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Net Config Server Gotcha
A common practice is to hide a server while you're configuring it, then make it available when it's ready for users to access. This process lets you configure and reboot the machine without worrying about users who might connect to and explore it before you complete the machine's configuration. However, this method has one problem, as the Microsoft article "How to Display Network Registry Parameters" (http://support .microsoft.com/support/kb/articles/q102/ 4/69.asp) warns: "When you run NET CONFIG SERVER (or NET CONFIG SRV), server related parameters that are normally autoconfigured each time you boot (for example, maxworkitems) are permanently set in the Registry to whatever values Windows NT is currently using."
Thus, if you later add memory or another processor to the server, the system won't automatically configure the new resources. The only way to avoid this problem is to manually add the AutoShareServer subkey with a REG_ DWORD value of 1 to the HKEY_ LOCAL_MACHINE\SYSTEM\Current ControlSet\Services\LanmanServerParameters Registry key and stop and restart the Server service. After you complete the server's configuration, delete this Registry key, then stop and restart the Server service. The machine will again be visible to users.
Creating a New NT Installation
When creating a new Windows NT installation, I always use the following procedure. First, I install NT on a 511MB FAT partition mapped as drive C, then I apply the most recent service pack. Next, I use Disk Administrator to partition the rest of the hard disk as one NTFS partition. I rerun the NT Setup program and install NT to drive D. I set drive D as the default startup option in boot.ini, apply the most recent service pack to this installation, and install my applications to drive D.
This installation approach provides many benefits. First, NT requires the system partition to be within the first 7.8GB of the first partition, which is the partition that includes NT Loader (NTLDR) and boot.ini. My installation method places these files on the 511MB C drive, which I create first, so installing another OS on the system won't move these files beyond the first 7.8GB boundary.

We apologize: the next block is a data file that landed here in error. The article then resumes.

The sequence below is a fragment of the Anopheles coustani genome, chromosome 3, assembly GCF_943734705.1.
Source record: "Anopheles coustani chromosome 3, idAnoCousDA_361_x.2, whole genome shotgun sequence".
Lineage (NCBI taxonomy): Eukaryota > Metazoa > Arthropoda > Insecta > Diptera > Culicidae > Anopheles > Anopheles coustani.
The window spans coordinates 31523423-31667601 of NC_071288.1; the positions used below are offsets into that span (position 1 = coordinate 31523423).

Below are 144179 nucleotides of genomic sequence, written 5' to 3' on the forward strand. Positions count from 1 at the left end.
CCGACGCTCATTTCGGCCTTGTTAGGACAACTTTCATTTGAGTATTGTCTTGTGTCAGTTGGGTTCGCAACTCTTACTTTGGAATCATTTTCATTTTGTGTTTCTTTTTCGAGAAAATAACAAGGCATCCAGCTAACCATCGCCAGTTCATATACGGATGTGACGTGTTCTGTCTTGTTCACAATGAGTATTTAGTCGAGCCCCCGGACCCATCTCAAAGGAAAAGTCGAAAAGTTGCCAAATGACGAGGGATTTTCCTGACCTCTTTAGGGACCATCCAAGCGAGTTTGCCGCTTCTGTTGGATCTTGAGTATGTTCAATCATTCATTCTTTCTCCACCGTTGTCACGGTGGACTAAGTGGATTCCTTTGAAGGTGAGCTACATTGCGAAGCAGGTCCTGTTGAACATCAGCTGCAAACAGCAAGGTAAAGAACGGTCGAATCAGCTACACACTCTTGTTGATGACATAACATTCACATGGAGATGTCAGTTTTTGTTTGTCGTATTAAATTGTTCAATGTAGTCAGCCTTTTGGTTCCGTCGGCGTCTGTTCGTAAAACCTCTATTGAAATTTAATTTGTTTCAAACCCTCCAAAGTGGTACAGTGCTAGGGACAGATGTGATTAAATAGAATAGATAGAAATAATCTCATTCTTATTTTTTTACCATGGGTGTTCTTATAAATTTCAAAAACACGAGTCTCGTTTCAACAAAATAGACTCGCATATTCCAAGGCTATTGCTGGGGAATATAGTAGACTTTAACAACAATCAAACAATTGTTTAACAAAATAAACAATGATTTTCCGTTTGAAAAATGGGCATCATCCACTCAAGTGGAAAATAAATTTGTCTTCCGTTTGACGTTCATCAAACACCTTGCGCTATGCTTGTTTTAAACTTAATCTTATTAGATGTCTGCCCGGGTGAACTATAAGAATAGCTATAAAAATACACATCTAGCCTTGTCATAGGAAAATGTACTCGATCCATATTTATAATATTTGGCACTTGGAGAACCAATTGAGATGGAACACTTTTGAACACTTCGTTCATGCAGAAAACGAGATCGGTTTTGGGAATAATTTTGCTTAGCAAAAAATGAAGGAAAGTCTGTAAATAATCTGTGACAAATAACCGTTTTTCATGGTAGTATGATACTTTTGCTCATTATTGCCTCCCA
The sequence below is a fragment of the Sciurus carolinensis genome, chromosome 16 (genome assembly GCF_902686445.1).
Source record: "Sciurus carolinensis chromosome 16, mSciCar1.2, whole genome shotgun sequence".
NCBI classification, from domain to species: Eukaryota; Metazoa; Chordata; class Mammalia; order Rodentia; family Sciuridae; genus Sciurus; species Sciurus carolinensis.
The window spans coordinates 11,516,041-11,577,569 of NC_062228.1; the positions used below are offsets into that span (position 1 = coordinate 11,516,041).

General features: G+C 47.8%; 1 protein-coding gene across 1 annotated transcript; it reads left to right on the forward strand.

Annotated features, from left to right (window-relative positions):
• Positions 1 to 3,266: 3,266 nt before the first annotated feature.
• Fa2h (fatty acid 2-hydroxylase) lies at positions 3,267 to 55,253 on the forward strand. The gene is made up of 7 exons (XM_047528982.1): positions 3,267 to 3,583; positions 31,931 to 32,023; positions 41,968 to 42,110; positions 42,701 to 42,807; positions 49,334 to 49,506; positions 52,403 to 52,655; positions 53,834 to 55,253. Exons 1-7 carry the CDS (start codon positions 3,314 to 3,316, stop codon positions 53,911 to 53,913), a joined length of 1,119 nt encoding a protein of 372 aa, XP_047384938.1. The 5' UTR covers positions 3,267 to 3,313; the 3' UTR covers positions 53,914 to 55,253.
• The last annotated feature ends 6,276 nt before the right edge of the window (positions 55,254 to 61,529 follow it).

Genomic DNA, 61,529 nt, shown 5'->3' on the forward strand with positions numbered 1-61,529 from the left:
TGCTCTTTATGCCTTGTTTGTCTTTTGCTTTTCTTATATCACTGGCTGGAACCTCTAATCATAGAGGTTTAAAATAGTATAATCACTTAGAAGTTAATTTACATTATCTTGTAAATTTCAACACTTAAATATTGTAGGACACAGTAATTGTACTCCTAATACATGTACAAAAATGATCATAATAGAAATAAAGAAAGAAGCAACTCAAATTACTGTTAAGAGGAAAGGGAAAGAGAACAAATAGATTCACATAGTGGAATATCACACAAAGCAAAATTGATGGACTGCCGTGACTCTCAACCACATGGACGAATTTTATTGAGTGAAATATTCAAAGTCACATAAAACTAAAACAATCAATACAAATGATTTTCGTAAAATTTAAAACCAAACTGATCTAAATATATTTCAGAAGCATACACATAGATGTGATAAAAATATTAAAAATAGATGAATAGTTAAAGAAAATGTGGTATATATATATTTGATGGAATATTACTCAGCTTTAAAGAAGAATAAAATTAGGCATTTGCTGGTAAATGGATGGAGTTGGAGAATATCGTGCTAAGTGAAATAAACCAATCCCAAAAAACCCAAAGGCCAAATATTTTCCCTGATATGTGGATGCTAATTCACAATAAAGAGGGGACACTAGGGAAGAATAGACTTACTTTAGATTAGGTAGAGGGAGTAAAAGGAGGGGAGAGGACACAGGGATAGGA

Second, if I ever have problems with the main NT installation on the D drive, I might be able to fix the problem by booting to the C drive. In addition, if I have problems with the installation on the C drive, I can boot from a DOS disk to fix the problem because the C drive is a FAT partition.
Third, the first partition is smaller than 512MB, so the cluster size is only 8KB. This setup reduces wasted space.
Fourth, by partitioning and formatting the main working partition (i.e., the D drive) from within an NT installation (i.e., the C drive), I avoid two common NT installation problems. The maximum size of a FAT partition under NT is 4GB, and to create an NTFS partition, NT actually creates a FAT partition that it later converts to NTFS. So during an NT installation, you can create a maximum NTFS partition of only 4GB. In addition, when NT converts a partition from FAT to NTFS, the conversion fragments the Master File Table (MFT), which slows the system's performance. By creating the working partition from within an existing NT installation, I can create an NTFS partition that is larger than 4GB without being concerned about the conversion process fragmenting the MFT.
After I complete this installation process, I apply new service packs and updated drivers to both NT installations on my system. That way, I have a better chance of repairing one installation by using the alternative installation's files.
Adding a PDC to an Existing Domain
I faced a situation similar to the one that Craig Rhinehart described in Reader to Reader: "Adding a BDC to an Existing Domain" (April 2000). I discovered a solution that is simpler and quicker than Craig's method.